NEW YORK, NY.- Benrimon Contemporary
presents Configured, an exhibition featuring works of self-portraiture by artists including Njideka Akunyili, William Cordova, Delphine Diallo, LaToya Ruby Frazier, Barkley L. Hendricks, Duron Jackson, Hedy Klineman, Dave McKenzie, Fahamu Pecou, Xaviera Simmons, Bradley McCallum and Jacqueline Tarry, Mickalene Thomas, Stacy Lynn Waddell and Paula Wilson.
Working in a range of media including painting, photography, video, and sculpture, the artists in Configured employ a myriad of methodologies to explore manifestations of the complex terrain of identity. While they do not necessarily work exclusively in self-portraiture as a practice, all are interested in confronting conventional notions of representation, considering how a work of art might concurrently engage and resist the gaze. With works that are at turns playful or somber, the artists in Configured challenge notions of truth in (self) representation, hiding as much as they might reveal about their own embodiment.
Well known for his painted portraits of stylish urbananites from the 1960s and 70s, Barkley L. Hendricks is also an accomplished photographer whose interest in art history contemporizes the stylish and stylized figures of court painting alongside the tradition of self-reflective portraiture of artists such as Jan Van Eyck and Rembrandt van Rijn. Similarly, artists Delphine Diallo and Mickalene Thomas retool iconic images inspired by the likes of French Neoclassical painter Jean-Auguste-Dominique Ingres themselves as heroines. Fahamu Pecou looks to more recent art historical idols, referencing the imagery of Barkley L. Hendricks in his painting after the artists 1969 self-portrait Icon for My Man Superman (Superman never saved any black people Bobby Seale).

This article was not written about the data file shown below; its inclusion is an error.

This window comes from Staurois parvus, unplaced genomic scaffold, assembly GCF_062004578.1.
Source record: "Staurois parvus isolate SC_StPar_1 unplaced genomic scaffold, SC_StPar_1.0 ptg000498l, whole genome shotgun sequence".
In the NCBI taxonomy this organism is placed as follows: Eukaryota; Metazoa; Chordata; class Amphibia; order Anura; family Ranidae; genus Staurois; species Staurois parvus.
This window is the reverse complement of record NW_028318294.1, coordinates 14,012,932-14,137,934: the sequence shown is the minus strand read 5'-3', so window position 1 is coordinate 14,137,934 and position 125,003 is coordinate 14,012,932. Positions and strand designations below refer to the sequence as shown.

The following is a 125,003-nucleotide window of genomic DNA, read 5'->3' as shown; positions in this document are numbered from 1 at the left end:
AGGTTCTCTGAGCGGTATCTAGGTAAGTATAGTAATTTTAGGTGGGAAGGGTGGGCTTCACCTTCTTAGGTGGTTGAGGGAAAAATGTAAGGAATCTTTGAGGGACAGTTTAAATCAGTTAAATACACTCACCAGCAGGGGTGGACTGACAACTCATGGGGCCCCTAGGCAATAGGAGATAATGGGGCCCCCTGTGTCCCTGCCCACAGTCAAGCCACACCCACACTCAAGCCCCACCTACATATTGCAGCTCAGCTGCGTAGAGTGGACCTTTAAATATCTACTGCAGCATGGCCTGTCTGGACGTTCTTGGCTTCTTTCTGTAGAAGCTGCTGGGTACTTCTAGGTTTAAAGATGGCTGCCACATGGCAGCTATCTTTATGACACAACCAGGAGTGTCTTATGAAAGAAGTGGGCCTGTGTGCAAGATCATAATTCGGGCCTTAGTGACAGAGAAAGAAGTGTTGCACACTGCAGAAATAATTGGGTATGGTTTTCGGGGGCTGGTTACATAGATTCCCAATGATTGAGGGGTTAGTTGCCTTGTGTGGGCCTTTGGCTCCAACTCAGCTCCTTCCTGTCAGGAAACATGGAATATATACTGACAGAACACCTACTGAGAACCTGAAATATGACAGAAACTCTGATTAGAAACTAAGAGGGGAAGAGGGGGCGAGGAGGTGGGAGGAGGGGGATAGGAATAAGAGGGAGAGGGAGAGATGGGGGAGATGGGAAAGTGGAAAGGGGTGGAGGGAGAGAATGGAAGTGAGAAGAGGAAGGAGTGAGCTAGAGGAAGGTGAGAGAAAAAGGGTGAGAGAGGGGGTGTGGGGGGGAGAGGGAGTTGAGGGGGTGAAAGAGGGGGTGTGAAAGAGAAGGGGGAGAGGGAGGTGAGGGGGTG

For some, notions of identity are inexorably tied to other bodies. LaToya Ruby Fraziers photographs consider the family as a reflection of the self; here, the artists mother is a doppelganger, a link to the past and future in a single body. Collaborators and couple Brad McCallum and Jacqueline Tarrys video works explore self-portraiture through their relationship with each other, challenging the viewer to engage with questions of race, power, and identity as reflected in their physical interaction. Njideka Akunyili, too, is interested in how relationships become manifest. Her mixed media works mine the seemingly contradictory loyalties that emerge as a Nigerian woman in an interracial marriage, with a visual topography that is as complex as her subject matter. Hedy Klineman transfers the power of presentation to her sitters, asking them to picture themselves via visually charged ritual objects. In Dave McKenzies 2000 work Edward and Me, the artist channels Edward Norton, retooling a fragment of his performance in the film Fight Club as an exhaustive acrobatic dance routine.
Other artists in Configured challenge the notion that self-portraiture requires a literal manifestation of the figure. William Cordova, Duron Jackson and Xaviera Simmons consider the notion of sculptural embodiment, revealing ways in which the object-hood of corporality can be itself representational. Paula Wilsons mixed media works engage sculpture, painting, printmaking and installation to play with perceptions of the body in space. Stacy-Lynn Waddell renders the figure through burned out traces left by branding tools on paper, reshaping portraits where text and symbol suggest the features of a face.
Configured is curated by Teka Selman, Assistant Director of the MFA in Experimental and Documentary Arts at Duke University.